scubadooII 2,141 Views
Joined: Aug 14, '06;
Posts: 83 (8% Liked)
; Likes: 9
..So Im wondering what happens when your license expires. I graduated in 2008, and have never had a job that I can really list as experience. Worked in a Dr. office for a short time, and home care for a short time. Then had 2 children and am now a SAHM.
I sort of feel like I wasted my time. Once the job market turns around, and I go back to work.. I'll be out of date & wont be able to find a job because its been too long.
Ive kept up with my CEU's, and have completed the education required to be a Lactation Consultant (but no clinical hours - due to not working). But I sort of feel like its just a waste of money.
What happens if I let my license expire? Do I just have to take the NCLEX (no easy feat) again?
If I ever do get a job would a refresher course suit me? Even though its not really a refresher - since I have almost no experience?
I really hope this job market turns around eventually It stinks !
Thanks for your help !
You can look into Morristown Memorial, or perhaps somerset medical center. There are a lot of hospitals, it just depends on how far you want to travel. Overlook, St. Barnabas..
Where are you now? IMO, you should stay put . If you take a look at the open jobs at the above listed hospitals, they all require more experience than you have. No jobs in NJ without experience unfortunately.
hope you have a job lined up here. because they are scarce.
I just wanted to thank you all for your suggestions and words of encouragement. I finally got a job! And not just any job, but in the exact area of nursing that I wanted. I don't start until May, but I am so excited to have gotten this!
Try Suzanne's plan, worked for me ! Failed the first time with Kaplan, which I would not recommend. 265 X 2 & I passed on the second try...What an awful test, wouldnt wish it on my worst enemy You can do it though, try Suzanne's plan, if it worked for me it can work for you !
Nope...Totally different test..I think my second attempt was HARDER than my first time around, but I didnt study my first time around...
Passed the second time w/ Suzanne's plan only.
YES I DO BELIEVE IT, YOU DORK!
And yes, Suzanne is the BEST.
I PASSED !!!!!!!!!!!!!!!!!!!!!!!!!!!!!!
Kisses to Suzanne, I was betting on another failure !!!!!!
265 questions x 2 & I PASSED !!!!!!!!
What did you do to prepare the 3rd time ? Looks like I'll need some good advice I jusst took my 2nd test today, and definatly failed
I take mine for the third time on Friday, Nov 21. PRAY for me, please!!
unilateral neglect is more than just opting to use the "good" side to the detriment of the "bad side." it is a perception/attention problem originating in the brain that blocks out the fact that the affected side still exists. you have to know something is there to truly make a choice. these folks don't have an awareness of the affected side. for them, it has fallen off the radar.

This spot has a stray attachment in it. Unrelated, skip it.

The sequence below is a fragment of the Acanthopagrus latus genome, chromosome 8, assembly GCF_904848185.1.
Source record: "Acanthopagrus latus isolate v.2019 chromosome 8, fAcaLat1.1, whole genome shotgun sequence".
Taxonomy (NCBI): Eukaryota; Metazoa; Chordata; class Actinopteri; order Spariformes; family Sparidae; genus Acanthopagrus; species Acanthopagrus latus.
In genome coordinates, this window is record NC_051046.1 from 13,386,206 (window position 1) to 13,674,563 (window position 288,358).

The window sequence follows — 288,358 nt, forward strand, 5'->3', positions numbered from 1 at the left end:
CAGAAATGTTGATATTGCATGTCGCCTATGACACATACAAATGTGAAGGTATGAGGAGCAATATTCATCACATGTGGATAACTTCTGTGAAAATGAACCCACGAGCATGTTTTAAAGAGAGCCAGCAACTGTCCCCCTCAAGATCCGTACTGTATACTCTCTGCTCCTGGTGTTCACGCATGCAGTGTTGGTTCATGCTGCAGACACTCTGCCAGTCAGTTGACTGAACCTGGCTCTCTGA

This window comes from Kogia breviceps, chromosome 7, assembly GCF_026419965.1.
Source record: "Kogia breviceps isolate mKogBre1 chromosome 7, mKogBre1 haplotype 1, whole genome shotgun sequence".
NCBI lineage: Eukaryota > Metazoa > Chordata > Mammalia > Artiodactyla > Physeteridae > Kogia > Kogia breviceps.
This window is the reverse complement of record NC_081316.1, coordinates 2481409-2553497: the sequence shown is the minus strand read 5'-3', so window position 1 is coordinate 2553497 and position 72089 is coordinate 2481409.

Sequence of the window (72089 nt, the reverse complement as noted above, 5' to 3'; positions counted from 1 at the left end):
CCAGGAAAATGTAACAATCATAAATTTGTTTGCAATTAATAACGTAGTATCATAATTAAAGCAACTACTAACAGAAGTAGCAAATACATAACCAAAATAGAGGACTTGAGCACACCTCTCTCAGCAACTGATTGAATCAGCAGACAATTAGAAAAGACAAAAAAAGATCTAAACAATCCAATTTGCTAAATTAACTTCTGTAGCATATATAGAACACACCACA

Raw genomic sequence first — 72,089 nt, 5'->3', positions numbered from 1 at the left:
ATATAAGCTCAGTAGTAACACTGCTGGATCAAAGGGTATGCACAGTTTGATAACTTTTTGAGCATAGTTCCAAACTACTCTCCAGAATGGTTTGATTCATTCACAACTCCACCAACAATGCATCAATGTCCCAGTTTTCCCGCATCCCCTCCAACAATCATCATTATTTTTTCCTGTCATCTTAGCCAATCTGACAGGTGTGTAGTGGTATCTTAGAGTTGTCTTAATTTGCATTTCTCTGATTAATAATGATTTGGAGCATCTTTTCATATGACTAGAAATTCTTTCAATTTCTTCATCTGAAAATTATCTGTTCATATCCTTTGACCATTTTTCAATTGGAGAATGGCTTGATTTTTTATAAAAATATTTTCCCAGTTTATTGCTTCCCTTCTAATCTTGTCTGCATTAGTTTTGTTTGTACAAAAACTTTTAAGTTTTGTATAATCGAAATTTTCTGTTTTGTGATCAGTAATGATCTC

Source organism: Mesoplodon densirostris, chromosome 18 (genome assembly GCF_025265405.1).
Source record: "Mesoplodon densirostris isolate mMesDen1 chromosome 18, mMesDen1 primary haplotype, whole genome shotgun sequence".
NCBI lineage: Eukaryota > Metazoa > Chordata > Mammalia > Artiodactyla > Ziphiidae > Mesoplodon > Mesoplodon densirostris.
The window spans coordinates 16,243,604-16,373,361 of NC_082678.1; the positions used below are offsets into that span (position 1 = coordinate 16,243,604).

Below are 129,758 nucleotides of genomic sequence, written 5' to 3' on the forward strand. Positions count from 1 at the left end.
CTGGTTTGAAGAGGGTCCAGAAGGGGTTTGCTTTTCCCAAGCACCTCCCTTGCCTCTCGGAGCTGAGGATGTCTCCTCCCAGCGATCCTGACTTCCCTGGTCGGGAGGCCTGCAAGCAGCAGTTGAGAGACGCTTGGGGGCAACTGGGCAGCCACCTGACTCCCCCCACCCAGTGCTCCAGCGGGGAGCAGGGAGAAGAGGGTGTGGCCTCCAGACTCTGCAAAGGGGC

commonly, stroke patients do battle with diminished sensation and motor capacity. they often need encouragement to work the affected side and retrain their neural pathways to reclaim as much function as possible. but they still "own" the affected side and feel connected to it.
for people with un, the affected side is gone. furthermore, it's as if it was never there. how do you encourage someone to use body parts they don't feel they have?
[color=#993399]one of the most striking disorders of cognition is unilateral neglect. patients with this syndrome act as though whole regions of space contralateral to their lesions do not exist. in early stages, patients may deny ownership of their contalateral limb and also neglect parts of their own body. when dressing, they might not clothe the contralateral side and may fail to groom their hair or shave parts of their faces on that side.
[color=#993399]patients may even fail to eat the food on the left side of their plate or bump into obstacles on their left side. below is a copied picture of a house drawn by a patient with left unilateral neglect.
[color=#993399] [color=#993399] copy of an outline drawing by a left neglect patient.
one facet of treatment of un is to call attention to the affected/missing side by stimulating the senses and the limbs on that side. this takes time and dedication, but the theory is that it helps the affected side reawaken by calling constant attention to it in the brain.
this is why you might be advised to approach from the affected side. it's an effort to call that half of the patient to life again. people without un wouldn't need this kind of approach because, although their affected side might not function well, they haven't "lost" it the way someone with un has.
there are many websites that do a more in-depth explanation, but this is the capsule version.
Do you have a tutor that you could check out the answer with? This would probably be your best course of action before your exam.
Is your book saying to approach stroke patients from the unaffected side or is it saying approach patients with unilateral neglect from the unaffected side?
Think of it this way.If someone is your patient and has not had a stroke do you always approach them from the same side?
sorry to be a pest, but why the contradictions in the stroke pt..Its very difficult to explain what Im trying to say...I get that you approach someone w/ unilateral negelect from the affected side to show them that the side exists...but why then does it also say to approach them from the unaffected side???
Not all of them,no.A lot are very positive about their strokes and recovery and do their best to work with the HP's to get back as much function as they can.The quicker the brain is stimulated to find other pathways the better.
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